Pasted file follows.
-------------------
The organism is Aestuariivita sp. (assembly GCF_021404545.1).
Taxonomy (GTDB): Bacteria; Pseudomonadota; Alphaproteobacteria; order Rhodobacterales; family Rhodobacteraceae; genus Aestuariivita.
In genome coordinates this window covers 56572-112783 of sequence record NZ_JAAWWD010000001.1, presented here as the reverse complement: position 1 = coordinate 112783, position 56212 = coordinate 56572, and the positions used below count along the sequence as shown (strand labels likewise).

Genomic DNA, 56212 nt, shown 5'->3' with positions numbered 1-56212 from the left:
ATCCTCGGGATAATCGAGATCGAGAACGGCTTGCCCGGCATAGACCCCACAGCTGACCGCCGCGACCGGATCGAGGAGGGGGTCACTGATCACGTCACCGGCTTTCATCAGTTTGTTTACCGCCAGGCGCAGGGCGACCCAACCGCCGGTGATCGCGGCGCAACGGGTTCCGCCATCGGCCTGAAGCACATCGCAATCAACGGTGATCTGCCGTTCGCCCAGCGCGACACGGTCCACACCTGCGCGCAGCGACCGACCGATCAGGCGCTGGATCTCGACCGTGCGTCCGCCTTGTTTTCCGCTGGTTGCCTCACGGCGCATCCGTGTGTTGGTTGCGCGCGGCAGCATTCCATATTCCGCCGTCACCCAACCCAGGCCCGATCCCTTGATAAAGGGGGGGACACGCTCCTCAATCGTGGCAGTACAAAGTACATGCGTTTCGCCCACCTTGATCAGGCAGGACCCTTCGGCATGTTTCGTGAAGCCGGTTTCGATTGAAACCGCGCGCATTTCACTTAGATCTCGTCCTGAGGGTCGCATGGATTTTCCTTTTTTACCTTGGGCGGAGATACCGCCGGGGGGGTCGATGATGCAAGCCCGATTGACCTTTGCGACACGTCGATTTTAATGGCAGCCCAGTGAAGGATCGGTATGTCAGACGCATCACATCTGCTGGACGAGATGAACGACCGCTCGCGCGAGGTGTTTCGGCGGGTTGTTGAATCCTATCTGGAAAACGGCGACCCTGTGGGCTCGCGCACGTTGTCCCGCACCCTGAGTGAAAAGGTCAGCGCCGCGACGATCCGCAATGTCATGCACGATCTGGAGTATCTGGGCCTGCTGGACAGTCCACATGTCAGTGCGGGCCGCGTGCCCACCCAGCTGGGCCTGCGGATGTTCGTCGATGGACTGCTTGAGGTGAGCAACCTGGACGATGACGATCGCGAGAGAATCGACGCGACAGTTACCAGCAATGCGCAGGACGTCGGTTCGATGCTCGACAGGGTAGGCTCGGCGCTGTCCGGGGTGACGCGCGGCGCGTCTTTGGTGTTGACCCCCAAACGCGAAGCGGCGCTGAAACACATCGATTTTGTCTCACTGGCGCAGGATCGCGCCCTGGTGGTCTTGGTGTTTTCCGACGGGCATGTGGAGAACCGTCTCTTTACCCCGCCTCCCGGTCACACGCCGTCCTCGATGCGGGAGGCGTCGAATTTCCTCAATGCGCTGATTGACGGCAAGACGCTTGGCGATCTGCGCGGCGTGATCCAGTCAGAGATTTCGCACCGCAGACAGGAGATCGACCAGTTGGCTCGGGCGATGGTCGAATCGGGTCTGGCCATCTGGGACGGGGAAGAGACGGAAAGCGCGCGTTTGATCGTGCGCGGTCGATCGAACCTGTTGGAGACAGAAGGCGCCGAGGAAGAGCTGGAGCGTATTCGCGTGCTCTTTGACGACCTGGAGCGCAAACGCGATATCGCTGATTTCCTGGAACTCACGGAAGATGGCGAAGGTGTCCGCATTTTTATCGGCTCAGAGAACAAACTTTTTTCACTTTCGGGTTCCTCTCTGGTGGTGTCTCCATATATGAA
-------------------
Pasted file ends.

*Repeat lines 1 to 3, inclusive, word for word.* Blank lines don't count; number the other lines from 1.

The organism is Aestuariivita sp. (assembly GCF_021404545.1).
Taxonomy (GTDB): Bacteria; Pseudomonadota; Alphaproteobacteria; order Rhodobacterales; family Rhodobacteraceae; genus Aestuariivita.
In genome coordinates this window covers 56572-112783 of sequence record NZ_JAAWWD010000001.1, presented here as the reverse complement: position 1 = coordinate 112783, position 56212 = coordinate 56572, and the positions used below count along the sequence as shown (strand labels likewise).